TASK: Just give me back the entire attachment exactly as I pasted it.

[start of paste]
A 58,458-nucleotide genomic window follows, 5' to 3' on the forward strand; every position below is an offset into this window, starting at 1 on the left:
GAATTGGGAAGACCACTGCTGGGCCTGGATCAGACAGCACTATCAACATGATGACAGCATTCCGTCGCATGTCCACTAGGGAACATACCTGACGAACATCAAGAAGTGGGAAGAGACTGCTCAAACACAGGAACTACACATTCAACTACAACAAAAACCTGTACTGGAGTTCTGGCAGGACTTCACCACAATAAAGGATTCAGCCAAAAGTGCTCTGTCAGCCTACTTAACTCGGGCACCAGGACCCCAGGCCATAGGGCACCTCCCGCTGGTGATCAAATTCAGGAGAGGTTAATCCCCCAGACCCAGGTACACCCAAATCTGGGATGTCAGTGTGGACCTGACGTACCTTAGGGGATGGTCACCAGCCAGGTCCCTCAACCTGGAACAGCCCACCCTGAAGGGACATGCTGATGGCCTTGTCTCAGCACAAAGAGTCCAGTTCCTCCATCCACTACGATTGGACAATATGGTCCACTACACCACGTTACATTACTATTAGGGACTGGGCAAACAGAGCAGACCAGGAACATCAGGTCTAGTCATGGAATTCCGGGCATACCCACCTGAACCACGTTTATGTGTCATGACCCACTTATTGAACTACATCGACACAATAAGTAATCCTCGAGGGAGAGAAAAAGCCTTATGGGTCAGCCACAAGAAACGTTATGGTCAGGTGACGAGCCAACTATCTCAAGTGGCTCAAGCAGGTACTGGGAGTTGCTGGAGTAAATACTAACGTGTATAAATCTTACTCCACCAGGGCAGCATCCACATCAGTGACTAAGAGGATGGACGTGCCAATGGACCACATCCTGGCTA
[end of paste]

A 58,458-nucleotide genomic window follows, 5' to 3' on the forward strand; every position below is an offset into this window, starting at 1 on the left:
GAATTGGGAAGACCACTGCTGGGCCTGGATCAGACAGCACTATCAACATGATGACAGCATTCCGTCGCATGTCCACTAGGGAACATACCTGACGAACATCAAGAAGTGGGAAGAGACTGCTCAAACACAGGAACTACACATTCAACTACAACAAAAACCTGTACTGGAGTTCTGGCAGGACTTCACCACAATAAAGGATTCAGCCAAAAGTGCTCTGTCAGCCTACTTAACTCGGGCACCAGGACCCCAGGCCATAGGGCACCTCCCGCTGGTGATCAAATTCAGGAGAGGTTAATCCCCCAGACCCAGGTACACCCAAATCTGGGATGTCAGTGTGGACCTGACGTACCTTAGGGGATGGTCACCAGCCAGGTCCCTCAACCTGGAACAGCCCACCCTGAAGGGACATGCTGATGGCCTTGTCTCAGCACAAAGAGTCCAGTTCCTCCATCCACTACGATTGGACAATATGGTCCACTACACCACGTTACATTACTATTAGGGACTGGGCAAACAGAGCAGACCAGGAACATCAGGTCTAGTCATGGAATTCCGGGCATACCCACCTGAACCACGTTTATGTGTCATGACCCACTTATTGAACTACATCGACACAATAAGTAATCCTCGAGGGAGAGAAAAAGCCTTATGGGTCAGCCACAAGAAACGTTATGGTCAGGTGACGAGCCAACTATCTCAAGTGGCTCAAGCAGGTACTGGGAGTTGCTGGAGTAAATACTAACGTGTATAAATCTTACTCCACCAGGGCAGCATCCACATCAGTGACTAAGAGGATGGACGTGCCAATGGACCACATCCTGGCTA